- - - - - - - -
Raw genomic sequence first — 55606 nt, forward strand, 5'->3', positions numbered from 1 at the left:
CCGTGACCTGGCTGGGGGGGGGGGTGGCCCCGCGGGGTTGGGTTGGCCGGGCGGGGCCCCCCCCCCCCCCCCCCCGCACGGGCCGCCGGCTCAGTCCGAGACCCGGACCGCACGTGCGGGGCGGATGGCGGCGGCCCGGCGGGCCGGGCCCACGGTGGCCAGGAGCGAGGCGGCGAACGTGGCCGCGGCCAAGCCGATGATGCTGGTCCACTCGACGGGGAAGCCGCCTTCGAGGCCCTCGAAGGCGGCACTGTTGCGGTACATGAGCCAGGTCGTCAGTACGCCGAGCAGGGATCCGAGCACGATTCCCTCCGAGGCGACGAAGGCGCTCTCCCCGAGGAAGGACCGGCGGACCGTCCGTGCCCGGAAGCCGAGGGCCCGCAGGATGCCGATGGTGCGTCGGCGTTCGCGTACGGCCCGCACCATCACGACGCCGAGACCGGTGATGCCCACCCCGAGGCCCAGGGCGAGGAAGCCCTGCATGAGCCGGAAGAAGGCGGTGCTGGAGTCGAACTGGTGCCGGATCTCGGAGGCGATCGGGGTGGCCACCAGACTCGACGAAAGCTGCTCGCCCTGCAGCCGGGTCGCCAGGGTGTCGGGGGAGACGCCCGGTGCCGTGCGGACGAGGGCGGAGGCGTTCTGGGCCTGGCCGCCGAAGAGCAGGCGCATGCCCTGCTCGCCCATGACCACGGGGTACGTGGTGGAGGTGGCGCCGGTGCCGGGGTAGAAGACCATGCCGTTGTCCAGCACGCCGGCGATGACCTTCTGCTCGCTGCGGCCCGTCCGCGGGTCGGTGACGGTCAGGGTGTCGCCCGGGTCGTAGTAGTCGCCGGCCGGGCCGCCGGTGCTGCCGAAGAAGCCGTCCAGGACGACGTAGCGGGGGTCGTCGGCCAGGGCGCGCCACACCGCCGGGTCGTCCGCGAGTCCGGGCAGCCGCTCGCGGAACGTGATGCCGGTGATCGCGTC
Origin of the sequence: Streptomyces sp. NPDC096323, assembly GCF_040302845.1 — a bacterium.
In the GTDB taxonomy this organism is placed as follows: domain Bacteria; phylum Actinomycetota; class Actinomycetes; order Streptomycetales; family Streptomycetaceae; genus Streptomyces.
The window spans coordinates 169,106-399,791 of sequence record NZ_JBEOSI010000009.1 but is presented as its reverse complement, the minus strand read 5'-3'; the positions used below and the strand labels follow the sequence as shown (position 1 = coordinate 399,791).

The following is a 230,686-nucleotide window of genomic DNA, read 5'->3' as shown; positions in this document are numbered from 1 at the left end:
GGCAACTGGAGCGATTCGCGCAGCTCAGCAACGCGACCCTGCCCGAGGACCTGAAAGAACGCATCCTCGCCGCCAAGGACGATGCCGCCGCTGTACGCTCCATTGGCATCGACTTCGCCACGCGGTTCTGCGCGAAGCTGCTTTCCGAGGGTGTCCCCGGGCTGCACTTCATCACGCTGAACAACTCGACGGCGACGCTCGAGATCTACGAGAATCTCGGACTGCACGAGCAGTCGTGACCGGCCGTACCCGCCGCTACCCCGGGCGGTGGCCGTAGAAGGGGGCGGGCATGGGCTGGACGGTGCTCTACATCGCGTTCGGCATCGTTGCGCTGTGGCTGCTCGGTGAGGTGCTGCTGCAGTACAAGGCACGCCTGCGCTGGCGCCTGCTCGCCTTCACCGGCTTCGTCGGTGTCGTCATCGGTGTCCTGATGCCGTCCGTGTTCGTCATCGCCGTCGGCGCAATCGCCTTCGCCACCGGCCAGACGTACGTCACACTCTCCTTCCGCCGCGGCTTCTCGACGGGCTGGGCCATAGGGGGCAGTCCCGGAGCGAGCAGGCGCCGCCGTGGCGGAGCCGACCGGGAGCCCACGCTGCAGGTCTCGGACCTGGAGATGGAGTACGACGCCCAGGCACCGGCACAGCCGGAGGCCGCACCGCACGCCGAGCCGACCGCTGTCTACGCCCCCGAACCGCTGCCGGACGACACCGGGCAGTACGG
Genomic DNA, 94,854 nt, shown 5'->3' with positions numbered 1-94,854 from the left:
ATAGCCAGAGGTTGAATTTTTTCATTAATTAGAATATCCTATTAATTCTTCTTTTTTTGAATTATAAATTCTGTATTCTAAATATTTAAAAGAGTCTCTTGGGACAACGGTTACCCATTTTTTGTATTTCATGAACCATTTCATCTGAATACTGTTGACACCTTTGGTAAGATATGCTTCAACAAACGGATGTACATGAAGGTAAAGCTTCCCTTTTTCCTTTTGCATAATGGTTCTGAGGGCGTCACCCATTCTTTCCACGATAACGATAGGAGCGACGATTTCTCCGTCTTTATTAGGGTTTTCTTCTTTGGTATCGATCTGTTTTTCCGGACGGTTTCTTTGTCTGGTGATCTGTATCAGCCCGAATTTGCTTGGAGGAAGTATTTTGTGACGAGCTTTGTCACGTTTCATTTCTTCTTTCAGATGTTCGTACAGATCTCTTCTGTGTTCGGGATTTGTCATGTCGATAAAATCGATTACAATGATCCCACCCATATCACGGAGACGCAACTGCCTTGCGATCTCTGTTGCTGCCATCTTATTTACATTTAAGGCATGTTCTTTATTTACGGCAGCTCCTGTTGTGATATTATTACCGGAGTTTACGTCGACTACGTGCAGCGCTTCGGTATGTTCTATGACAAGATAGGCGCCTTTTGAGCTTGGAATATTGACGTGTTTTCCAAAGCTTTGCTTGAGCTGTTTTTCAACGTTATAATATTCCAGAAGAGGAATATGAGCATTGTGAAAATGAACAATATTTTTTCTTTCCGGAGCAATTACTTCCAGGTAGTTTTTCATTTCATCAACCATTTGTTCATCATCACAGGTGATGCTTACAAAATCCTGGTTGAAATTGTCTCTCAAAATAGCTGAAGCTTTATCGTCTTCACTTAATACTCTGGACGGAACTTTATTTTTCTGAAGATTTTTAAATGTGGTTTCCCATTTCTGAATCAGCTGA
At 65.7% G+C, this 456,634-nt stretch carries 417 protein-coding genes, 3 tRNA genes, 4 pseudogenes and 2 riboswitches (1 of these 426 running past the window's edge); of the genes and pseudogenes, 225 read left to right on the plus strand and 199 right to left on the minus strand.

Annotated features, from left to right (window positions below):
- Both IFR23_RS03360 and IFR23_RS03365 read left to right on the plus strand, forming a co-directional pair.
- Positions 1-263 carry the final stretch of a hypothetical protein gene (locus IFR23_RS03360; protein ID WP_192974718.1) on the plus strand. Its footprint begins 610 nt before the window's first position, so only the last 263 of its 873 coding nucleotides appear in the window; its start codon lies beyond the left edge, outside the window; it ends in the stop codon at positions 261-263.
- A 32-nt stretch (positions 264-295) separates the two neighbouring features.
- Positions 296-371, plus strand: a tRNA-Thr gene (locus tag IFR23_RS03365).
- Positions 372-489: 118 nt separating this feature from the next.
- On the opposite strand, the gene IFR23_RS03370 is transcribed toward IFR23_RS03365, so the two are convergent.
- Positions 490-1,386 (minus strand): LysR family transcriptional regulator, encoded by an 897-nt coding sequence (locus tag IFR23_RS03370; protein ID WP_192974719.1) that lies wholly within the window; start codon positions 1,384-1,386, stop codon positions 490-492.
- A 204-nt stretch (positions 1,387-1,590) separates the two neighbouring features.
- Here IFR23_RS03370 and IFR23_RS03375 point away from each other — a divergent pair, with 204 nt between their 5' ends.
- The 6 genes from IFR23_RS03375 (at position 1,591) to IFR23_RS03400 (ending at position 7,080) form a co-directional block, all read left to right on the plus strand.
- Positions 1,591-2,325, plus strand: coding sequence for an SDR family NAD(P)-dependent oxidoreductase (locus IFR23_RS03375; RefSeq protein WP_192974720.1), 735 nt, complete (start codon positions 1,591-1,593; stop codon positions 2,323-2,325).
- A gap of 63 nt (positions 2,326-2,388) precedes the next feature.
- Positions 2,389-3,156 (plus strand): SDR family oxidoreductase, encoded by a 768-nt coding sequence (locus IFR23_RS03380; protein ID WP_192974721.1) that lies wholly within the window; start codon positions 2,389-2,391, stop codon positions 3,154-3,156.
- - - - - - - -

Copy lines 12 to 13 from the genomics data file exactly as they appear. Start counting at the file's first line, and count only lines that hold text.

- Both IFR23_RS03360 and IFR23_RS03365 read left to right on the plus strand, forming a co-directional pair.
- Positions 1-263 carry the final stretch of a hypothetical protein gene (locus IFR23_RS03360; protein ID WP_192974718.1) on the plus strand. Its footprint begins 610 nt before the window's first position, so only the last 263 of its 873 coding nucleotides appear in the window; its start codon lies beyond the left edge, outside the window; it ends in the stop codon at positions 261-263.